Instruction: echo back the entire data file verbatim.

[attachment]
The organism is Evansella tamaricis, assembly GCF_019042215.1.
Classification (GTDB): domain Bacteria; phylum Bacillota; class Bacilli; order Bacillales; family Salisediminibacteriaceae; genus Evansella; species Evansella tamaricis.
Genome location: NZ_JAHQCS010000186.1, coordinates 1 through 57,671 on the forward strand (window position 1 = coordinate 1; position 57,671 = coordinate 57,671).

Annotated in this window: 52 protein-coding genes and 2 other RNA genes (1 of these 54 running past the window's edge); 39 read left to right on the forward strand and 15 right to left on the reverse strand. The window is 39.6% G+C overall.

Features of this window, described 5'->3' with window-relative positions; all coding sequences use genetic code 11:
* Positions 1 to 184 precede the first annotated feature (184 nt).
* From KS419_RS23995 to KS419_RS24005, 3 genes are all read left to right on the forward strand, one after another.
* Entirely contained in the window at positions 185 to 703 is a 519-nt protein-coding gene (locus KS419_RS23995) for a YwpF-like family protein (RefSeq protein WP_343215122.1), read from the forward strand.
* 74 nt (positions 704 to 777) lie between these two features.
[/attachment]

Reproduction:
The organism is Evansella tamaricis, assembly GCF_019042215.1.
Classification (GTDB): domain Bacteria; phylum Bacillota; class Bacilli; order Bacillales; family Salisediminibacteriaceae; genus Evansella; species Evansella tamaricis.
Genome location: NZ_JAHQCS010000186.1, coordinates 1 through 57,671 on the forward strand (window position 1 = coordinate 1; position 57,671 = coordinate 57,671).

Annotated in this window: 52 protein-coding genes and 2 other RNA genes (1 of these 54 running past the window's edge); 39 read left to right on the forward strand and 15 right to left on the reverse strand. The window is 39.6% G+C overall.

Features of this window, described 5'->3' with window-relative positions; all coding sequences use genetic code 11:
* Positions 1 to 184 precede the first annotated feature (184 nt).
* From KS419_RS23995 to KS419_RS24005, 3 genes are all read left to right on the forward strand, one after another.
* Entirely contained in the window at positions 185 to 703 is a 519-nt protein-coding gene (locus KS419_RS23995) for a YwpF-like family protein (RefSeq protein WP_343215122.1), read from the forward strand.
* 74 nt (positions 704 to 777) lie between these two features.